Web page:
One final major remains in 2018. Who will take home the trophy?
DJ Does a Comeback
And then, there was one. One major tournament left to play: the PGA Championship.
Heading into the Championship, no one has had a crazier two weeks on the PGA Tour than Dustin Johnson. The world’s top-ranked golfer missed the cut at the British Open and then celebrated a comeback with a sweet, sweet victory at the Canadian Open. Yes, you read that right. The best in the world overcame a bad weekend on the course to do what he does best: play near-flawless golf. So flawless that Johnson won at Glen Abbey in the Great White North by three strokes.
And while the odds were in DJ’s favor, missing a cut at a major isn’t always an easy mental hurdle to then clear. But he did, and it all puts him in a nice position as the favorite heading into the PGA Championship this week.
But last year, all talk was focused on a different American: Justin Thomas. Thomas shot a final-round 68 to finish the tournament at Quail Hollow eight under to earn his first major, all at age 24. He’s still a favorite to hoist this year’s Wanamaker Trophy, just not the favorite.
Molinari’s Championship History
The name Francesco Molinari may sound familiar. If it does, it’s because two weeks ago at the British Open, Molinari became the first Italian—male or female—to win a major title.
Before that, Molinari’s closest finish at a major was tied for second, just last year at the PGA Championships. He averaged a 73.5 for his Thursday-Saturday score in 2017 and tied for the best round twice, but had a difficult start to his third round that cost him the title.
And of course with Tiger Woods back in the mix, there’s always anticipation if this tournament will be his comeback story. Woods finished T6 at Carnoustie for the British Open, just three strokes back of Molinari. Woods didn’t play in the Canadian Open because he’ll tee off for the WGC-Bridgestone Invitational before a quick break and the PGA Championship.
Needless to say, there will be a loaded lineup of premier PGA talent including back-to-back U.S. Open champion Brooks Koepka, as well as Jordan Spieth and Rory McIlroy.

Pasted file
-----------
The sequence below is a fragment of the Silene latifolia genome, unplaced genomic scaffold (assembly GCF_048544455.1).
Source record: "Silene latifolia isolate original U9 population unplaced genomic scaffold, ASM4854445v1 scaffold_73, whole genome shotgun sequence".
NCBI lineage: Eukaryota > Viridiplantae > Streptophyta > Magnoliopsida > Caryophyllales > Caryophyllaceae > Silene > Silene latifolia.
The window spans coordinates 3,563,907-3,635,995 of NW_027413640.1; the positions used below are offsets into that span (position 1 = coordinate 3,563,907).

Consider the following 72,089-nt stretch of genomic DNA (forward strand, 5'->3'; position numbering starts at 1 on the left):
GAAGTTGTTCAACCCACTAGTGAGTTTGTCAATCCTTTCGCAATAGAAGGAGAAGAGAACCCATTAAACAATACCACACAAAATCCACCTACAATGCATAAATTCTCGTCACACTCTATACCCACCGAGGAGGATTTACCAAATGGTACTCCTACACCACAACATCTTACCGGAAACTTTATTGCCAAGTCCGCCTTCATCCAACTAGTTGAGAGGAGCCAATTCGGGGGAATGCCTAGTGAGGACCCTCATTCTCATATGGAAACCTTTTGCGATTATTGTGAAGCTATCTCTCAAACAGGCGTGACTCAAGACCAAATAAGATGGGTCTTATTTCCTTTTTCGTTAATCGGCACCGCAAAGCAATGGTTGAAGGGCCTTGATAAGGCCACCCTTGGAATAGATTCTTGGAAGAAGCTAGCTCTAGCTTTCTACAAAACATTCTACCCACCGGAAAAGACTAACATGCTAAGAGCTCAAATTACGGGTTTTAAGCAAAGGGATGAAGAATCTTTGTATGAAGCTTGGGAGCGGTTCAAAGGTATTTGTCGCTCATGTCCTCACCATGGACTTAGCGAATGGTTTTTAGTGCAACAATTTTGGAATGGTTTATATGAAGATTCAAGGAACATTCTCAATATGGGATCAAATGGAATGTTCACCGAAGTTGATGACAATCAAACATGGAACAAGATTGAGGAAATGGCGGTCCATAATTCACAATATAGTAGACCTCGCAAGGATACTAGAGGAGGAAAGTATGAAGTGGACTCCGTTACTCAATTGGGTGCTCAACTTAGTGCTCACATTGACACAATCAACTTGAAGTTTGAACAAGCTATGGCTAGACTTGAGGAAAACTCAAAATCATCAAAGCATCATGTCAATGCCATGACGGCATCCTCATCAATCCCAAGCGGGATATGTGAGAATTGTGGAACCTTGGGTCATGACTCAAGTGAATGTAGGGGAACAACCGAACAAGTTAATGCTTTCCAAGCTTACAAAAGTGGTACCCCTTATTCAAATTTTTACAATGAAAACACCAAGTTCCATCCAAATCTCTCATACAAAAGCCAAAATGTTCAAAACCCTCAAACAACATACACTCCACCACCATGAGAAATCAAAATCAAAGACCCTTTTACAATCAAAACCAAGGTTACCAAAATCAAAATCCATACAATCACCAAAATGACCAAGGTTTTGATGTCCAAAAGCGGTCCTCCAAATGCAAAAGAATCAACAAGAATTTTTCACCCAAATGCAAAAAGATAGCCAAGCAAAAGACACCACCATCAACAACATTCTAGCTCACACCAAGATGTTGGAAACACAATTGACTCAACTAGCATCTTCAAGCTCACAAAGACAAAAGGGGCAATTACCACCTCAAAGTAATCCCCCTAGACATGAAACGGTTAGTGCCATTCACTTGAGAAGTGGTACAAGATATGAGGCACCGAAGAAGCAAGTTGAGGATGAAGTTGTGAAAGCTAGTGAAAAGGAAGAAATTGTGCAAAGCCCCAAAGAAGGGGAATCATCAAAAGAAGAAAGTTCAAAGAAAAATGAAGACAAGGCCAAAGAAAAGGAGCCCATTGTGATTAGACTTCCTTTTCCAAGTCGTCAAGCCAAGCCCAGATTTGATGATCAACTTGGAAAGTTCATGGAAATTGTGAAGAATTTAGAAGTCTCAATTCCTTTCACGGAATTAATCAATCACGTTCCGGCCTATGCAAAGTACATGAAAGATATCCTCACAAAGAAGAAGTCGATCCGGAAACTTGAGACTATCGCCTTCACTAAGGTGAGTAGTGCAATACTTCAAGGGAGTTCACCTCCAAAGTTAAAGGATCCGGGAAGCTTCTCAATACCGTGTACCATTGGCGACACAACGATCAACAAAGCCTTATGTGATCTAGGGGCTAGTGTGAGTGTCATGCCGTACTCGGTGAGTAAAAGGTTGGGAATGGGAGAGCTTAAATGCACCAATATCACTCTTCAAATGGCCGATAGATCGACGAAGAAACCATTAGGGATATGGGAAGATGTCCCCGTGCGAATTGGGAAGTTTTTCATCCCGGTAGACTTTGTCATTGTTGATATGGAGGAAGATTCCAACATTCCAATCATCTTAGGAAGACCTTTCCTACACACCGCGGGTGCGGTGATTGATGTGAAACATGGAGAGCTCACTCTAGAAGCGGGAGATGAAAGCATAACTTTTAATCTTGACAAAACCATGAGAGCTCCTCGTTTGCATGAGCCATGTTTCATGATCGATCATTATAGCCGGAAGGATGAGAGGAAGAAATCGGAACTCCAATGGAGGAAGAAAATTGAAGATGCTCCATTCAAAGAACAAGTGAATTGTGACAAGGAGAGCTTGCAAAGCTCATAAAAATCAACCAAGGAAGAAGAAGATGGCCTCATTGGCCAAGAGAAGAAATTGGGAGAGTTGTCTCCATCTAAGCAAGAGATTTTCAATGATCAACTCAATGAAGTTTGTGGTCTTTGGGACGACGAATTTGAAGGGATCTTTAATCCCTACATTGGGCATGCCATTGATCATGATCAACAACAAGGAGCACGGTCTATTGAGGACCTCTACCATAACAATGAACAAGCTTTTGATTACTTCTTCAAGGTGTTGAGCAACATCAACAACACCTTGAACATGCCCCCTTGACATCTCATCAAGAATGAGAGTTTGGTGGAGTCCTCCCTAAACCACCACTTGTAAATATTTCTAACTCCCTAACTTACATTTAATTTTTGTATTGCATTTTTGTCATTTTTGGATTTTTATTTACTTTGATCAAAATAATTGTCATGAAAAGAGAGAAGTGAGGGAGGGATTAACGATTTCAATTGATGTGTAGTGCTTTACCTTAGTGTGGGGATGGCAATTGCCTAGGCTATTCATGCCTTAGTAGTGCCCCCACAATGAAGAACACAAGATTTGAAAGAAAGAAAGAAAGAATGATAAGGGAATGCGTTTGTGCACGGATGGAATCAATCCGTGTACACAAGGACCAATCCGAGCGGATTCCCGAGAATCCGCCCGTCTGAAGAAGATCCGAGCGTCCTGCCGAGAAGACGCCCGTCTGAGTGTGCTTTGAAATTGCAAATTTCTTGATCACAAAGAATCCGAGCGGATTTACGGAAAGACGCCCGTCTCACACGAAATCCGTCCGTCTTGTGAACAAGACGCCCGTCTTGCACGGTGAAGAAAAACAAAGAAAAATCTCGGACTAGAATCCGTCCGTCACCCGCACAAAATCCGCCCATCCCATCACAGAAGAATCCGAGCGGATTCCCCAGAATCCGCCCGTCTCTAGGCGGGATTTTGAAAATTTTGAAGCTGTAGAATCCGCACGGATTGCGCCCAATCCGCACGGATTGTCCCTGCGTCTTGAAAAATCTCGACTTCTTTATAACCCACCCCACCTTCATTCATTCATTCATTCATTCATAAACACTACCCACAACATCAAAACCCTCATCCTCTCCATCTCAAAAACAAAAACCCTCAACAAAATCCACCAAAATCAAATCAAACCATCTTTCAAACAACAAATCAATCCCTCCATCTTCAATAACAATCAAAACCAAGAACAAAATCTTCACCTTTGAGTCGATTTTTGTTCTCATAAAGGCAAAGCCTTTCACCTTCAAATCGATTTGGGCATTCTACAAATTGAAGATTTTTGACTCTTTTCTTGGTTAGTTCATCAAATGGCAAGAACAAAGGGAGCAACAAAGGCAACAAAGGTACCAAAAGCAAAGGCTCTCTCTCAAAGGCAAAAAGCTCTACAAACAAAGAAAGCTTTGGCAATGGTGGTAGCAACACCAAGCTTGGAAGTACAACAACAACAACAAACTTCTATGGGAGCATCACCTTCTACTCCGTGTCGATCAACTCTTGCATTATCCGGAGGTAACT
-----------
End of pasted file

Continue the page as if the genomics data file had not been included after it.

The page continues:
Bellerive’s Time to Shine
This year, the 100th PGA Championship will be held at Bellerive. Located in Town and Country, Missouri, just outside of St. Louis that includes some of the deepest bunkers and widest greens among championship courses. It’s one of the oldest and most elite clubs in the STL area. It’s history dates back to hosting the 1965 U.S. Open.
It lasted hosted the PGA Championship in 1992. You know, when Nick Faldo was the world No.1 and Tiger Woods had just become the first two-time winner of the U.S. Junior Amateur Championship.
Since, Bellerive underwent a year-long, $9.5-million renovation from 2005 to 2006. There are 11 holes that feature water hazards, including a lake off No. 2 that was added in during the renovations. Rees Jones oversaw the year-long renovations—repositioning and rebuilding bunkers and tightening fairways.
A First For Everything
It’s hard to say just how the pros will handle a course they haven’t played a PGA event on since, well, most of them could hold a putter. But we’re excited to watch. We don’t think this is the course for Thomas or Koepka, but will Jordan Spieth finally break his frustrating year with a victory at the last major? He’s really just one good round away.
If Spieth would have won at the British Open, he would have joined Tiger Woods, Tom Morris and Bobby Jones as the only players to have won at least four majors before age 25. We like that company. Instead, he finished four shots back after a terrible final round in which he shot five over. Spieth turned 25 on July 27 and we’re hoping a new year around the sun is a new outlook for him on the course. We still like his chances at being one of the next great golfers.